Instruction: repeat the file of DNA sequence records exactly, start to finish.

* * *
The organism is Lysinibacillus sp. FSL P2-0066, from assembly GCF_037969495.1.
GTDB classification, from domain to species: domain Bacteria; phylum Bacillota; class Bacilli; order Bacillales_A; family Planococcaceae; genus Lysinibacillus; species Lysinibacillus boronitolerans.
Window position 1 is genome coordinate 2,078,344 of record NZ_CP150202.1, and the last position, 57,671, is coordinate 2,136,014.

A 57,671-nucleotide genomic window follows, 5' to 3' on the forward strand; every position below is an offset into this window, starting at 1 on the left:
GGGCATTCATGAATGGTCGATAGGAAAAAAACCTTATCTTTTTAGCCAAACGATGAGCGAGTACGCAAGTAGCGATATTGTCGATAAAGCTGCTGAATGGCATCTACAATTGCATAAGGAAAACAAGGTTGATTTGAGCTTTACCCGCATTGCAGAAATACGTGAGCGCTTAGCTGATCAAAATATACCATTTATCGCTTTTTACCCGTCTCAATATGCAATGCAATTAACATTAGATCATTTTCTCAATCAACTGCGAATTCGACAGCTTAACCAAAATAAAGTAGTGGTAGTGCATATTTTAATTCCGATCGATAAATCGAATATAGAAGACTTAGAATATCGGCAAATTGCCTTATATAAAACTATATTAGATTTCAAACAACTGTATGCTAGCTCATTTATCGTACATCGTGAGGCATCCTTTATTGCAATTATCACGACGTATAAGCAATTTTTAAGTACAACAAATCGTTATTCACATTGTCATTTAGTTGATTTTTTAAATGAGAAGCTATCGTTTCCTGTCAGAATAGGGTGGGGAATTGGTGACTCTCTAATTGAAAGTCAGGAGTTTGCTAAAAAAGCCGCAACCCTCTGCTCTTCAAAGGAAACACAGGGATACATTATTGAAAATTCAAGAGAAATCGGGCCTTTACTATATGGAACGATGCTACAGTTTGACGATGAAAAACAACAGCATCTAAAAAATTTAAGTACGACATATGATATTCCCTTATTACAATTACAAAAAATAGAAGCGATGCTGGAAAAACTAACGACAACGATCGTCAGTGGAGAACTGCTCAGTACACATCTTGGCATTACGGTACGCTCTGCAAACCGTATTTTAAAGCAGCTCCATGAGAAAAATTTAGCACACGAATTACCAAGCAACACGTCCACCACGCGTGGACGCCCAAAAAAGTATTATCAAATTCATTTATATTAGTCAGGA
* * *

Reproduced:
The organism is Lysinibacillus sp. FSL P2-0066, from assembly GCF_037969495.1.
GTDB classification, from domain to species: domain Bacteria; phylum Bacillota; class Bacilli; order Bacillales_A; family Planococcaceae; genus Lysinibacillus; species Lysinibacillus boronitolerans.
Window position 1 is genome coordinate 2,078,344 of record NZ_CP150202.1, and the last position, 57,671, is coordinate 2,136,014.

A 57,671-nucleotide genomic window follows, 5' to 3' on the forward strand; every position below is an offset into this window, starting at 1 on the left:
GGGCATTCATGAATGGTCGATAGGAAAAAAACCTTATCTTTTTAGCCAAACGATGAGCGAGTACGCAAGTAGCGATATTGTCGATAAAGCTGCTGAATGGCATCTACAATTGCATAAGGAAAACAAGGTTGATTTGAGCTTTACCCGCATTGCAGAAATACGTGAGCGCTTAGCTGATCAAAATATACCATTTATCGCTTTTTACCCGTCTCAATATGCAATGCAATTAACATTAGATCATTTTCTCAATCAACTGCGAATTCGACAGCTTAACCAAAATAAAGTAGTGGTAGTGCATATTTTAATTCCGATCGATAAATCGAATATAGAAGACTTAGAATATCGGCAAATTGCCTTATATAAAACTATATTAGATTTCAAACAACTGTATGCTAGCTCATTTATCGTACATCGTGAGGCATCCTTTATTGCAATTATCACGACGTATAAGCAATTTTTAAGTACAACAAATCGTTATTCACATTGTCATTTAGTTGATTTTTTAAATGAGAAGCTATCGTTTCCTGTCAGAATAGGGTGGGGAATTGGTGACTCTCTAATTGAAAGTCAGGAGTTTGCTAAAAAAGCCGCAACCCTCTGCTCTTCAAAGGAAACACAGGGATACATTATTGAAAATTCAAGAGAAATCGGGCCTTTACTATATGGAACGATGCTACAGTTTGACGATGAAAAACAACAGCATCTAAAAAATTTAAGTACGACATATGATATTCCCTTATTACAATTACAAAAAATAGAAGCGATGCTGGAAAAACTAACGACAACGATCGTCAGTGGAGAACTGCTCAGTACACATCTTGGCATTACGGTACGCTCTGCAAACCGTATTTTAAAGCAGCTCCATGAGAAAAATTTAGCACACGAATTACCAAGCAACACGTCCACCACGCGTGGACGCCCAAAAAAGTATTATCAAATTCATTTATATTAGTCAGGA